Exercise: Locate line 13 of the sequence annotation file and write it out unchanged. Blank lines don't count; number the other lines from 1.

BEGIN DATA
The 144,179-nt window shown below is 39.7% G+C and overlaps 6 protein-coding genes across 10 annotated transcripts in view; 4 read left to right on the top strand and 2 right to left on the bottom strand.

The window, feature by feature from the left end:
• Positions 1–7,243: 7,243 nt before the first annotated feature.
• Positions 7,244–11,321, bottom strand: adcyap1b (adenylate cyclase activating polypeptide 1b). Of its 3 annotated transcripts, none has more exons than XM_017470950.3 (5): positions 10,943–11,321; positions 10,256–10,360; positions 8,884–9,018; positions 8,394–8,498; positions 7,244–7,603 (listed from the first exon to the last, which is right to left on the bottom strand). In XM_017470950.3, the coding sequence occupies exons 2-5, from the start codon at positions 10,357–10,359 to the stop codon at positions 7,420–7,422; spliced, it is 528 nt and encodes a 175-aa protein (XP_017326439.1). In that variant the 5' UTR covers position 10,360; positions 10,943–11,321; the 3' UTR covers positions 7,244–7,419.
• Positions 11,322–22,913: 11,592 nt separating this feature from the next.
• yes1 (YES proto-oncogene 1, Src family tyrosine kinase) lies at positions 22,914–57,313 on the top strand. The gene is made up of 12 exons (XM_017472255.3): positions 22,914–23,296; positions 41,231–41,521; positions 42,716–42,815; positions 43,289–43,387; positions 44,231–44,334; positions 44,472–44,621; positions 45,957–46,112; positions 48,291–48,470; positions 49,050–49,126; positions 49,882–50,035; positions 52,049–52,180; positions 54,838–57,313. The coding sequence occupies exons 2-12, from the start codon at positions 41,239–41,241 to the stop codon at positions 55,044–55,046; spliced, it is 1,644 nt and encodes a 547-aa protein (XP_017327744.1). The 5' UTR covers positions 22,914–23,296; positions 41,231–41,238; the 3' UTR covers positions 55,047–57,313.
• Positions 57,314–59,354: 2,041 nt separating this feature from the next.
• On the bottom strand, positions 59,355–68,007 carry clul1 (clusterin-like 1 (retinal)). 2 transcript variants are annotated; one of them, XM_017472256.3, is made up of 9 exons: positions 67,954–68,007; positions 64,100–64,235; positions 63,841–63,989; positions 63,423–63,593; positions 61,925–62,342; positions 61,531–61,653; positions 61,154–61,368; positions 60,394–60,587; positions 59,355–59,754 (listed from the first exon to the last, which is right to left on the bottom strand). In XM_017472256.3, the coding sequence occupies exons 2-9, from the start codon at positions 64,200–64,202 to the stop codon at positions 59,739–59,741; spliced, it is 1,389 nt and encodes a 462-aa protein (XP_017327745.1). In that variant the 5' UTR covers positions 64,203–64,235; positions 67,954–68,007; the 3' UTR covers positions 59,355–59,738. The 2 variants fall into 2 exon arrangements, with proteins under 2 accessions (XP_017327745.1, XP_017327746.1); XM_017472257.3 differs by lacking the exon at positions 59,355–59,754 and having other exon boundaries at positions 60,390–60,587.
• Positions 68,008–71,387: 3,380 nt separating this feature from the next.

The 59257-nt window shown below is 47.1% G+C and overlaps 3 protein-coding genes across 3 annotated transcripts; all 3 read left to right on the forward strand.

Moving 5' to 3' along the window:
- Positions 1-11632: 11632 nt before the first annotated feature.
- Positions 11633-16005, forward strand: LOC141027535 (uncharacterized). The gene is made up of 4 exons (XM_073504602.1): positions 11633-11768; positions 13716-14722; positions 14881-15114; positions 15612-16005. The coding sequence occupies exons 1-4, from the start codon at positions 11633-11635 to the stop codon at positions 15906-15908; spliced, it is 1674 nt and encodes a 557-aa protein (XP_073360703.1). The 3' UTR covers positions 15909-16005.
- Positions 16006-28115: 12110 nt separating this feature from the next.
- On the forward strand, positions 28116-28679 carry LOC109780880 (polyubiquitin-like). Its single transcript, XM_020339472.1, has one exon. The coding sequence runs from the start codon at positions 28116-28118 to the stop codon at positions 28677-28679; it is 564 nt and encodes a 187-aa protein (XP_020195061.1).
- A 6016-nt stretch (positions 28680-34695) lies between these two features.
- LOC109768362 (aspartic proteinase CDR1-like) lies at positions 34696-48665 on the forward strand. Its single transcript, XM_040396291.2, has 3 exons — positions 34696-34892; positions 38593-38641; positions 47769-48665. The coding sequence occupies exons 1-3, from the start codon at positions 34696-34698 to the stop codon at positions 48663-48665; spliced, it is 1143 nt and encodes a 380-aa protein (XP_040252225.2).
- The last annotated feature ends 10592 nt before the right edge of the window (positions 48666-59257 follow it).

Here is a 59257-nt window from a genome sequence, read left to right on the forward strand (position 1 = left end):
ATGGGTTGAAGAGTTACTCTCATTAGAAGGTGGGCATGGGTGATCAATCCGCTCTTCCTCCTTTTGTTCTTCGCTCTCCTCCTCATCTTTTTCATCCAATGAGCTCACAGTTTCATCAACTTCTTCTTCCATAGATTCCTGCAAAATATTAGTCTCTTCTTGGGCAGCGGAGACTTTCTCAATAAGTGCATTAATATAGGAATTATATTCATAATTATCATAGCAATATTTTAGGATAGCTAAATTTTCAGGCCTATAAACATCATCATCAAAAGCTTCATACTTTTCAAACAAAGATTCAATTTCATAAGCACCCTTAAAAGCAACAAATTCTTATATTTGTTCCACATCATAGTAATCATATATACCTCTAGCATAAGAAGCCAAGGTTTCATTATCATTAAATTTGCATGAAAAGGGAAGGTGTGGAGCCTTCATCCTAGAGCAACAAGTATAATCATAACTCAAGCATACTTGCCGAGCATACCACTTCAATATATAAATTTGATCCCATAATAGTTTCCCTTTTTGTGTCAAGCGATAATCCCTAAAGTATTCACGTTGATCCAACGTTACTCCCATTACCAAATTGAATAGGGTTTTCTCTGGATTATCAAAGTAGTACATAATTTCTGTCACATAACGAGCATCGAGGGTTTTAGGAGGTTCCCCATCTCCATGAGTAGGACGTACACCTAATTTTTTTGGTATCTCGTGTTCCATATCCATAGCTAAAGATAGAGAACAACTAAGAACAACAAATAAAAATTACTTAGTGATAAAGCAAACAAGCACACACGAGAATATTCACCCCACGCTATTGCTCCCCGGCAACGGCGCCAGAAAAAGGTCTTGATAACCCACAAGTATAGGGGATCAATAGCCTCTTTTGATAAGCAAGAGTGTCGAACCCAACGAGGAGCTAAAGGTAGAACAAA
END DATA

- Positions 11633-16005, forward strand: LOC141027535 (uncharacterized). The gene is made up of 4 exons (XM_073504602.1): positions 11633-11768; positions 13716-14722; positions 14881-15114; positions 15612-16005. The coding sequence occupies exons 1-4, from the start codon at positions 11633-11635 to the stop codon at positions 15906-15908; spliced, it is 1674 nt and encodes a 557-aa protein (XP_073360703.1). The 3' UTR covers positions 15909-16005.